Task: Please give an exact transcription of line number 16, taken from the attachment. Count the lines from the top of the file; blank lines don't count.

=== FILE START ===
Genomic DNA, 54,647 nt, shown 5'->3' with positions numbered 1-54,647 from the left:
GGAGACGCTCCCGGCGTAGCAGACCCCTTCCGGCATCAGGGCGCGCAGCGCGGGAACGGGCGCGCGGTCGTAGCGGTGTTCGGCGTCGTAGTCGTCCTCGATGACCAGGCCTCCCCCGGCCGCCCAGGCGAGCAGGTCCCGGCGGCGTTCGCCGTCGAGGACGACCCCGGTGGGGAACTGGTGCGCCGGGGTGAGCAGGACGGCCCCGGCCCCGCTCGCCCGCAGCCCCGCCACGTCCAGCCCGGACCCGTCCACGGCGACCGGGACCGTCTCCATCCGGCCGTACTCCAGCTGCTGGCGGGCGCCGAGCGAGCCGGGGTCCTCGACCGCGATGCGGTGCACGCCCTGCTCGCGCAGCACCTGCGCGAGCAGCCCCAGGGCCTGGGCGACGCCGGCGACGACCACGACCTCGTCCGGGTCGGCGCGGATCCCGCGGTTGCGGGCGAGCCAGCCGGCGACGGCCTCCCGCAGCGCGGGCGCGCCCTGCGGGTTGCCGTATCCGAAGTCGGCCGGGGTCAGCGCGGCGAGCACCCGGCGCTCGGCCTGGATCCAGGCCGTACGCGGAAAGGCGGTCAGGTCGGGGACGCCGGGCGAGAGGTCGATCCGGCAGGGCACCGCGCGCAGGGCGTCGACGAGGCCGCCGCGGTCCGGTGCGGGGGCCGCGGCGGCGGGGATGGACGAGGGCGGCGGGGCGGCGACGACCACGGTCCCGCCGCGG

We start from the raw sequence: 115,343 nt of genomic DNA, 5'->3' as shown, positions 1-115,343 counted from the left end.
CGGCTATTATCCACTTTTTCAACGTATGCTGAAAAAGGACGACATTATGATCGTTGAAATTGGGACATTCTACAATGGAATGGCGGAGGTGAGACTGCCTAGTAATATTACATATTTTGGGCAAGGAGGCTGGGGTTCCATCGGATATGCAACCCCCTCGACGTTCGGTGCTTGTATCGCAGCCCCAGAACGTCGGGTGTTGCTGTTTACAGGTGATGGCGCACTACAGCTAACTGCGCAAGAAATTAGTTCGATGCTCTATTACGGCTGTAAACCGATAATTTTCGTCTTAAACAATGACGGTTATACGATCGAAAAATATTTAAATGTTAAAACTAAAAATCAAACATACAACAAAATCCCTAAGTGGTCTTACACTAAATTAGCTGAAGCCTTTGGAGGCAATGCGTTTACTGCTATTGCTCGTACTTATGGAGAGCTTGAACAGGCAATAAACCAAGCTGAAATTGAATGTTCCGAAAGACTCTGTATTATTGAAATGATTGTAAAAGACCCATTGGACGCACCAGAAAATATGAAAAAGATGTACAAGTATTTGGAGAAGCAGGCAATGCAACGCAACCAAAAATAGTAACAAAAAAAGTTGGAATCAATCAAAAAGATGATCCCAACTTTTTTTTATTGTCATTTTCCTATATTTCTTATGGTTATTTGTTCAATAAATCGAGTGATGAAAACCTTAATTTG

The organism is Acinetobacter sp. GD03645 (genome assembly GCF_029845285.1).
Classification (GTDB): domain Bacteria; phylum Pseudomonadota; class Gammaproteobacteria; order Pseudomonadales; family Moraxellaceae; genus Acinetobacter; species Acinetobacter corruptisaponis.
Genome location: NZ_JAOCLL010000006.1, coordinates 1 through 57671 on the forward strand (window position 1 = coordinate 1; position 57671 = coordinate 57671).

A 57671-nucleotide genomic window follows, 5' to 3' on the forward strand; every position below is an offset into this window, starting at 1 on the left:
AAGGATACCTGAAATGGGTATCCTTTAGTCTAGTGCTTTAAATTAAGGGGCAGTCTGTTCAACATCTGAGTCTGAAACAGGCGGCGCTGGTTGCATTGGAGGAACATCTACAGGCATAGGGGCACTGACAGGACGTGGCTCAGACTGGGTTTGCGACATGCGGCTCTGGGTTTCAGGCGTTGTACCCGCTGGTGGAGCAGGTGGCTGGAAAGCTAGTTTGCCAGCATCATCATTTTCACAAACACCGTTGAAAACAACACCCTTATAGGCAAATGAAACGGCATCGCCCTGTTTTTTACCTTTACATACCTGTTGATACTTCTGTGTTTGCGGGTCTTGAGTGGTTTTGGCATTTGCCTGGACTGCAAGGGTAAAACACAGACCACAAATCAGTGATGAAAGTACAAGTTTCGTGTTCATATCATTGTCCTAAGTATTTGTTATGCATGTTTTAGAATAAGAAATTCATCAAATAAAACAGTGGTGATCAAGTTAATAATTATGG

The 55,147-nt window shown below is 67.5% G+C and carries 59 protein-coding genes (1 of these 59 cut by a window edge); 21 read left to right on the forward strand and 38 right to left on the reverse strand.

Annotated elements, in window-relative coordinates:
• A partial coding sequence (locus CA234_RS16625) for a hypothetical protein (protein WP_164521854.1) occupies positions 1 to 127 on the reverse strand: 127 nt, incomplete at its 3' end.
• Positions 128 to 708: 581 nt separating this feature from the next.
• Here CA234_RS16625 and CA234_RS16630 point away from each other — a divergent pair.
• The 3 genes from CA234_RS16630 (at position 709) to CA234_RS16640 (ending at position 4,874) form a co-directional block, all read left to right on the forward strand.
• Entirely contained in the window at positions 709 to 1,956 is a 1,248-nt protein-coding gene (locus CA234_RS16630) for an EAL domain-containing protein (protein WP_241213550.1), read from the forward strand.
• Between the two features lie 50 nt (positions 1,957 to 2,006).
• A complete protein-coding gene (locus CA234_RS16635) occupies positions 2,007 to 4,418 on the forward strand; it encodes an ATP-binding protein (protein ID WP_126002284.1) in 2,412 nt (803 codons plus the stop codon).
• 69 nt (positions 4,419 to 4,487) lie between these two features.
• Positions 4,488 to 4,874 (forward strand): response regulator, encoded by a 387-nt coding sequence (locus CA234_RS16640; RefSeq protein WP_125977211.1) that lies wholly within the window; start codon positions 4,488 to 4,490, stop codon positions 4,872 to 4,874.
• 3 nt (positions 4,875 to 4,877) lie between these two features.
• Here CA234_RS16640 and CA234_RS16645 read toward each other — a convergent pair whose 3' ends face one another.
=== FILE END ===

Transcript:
• Entirely contained in the window at positions 709 to 1,956 is a 1,248-nt protein-coding gene (locus CA234_RS16630) for an EAL domain-containing protein (protein WP_241213550.1), read from the forward strand.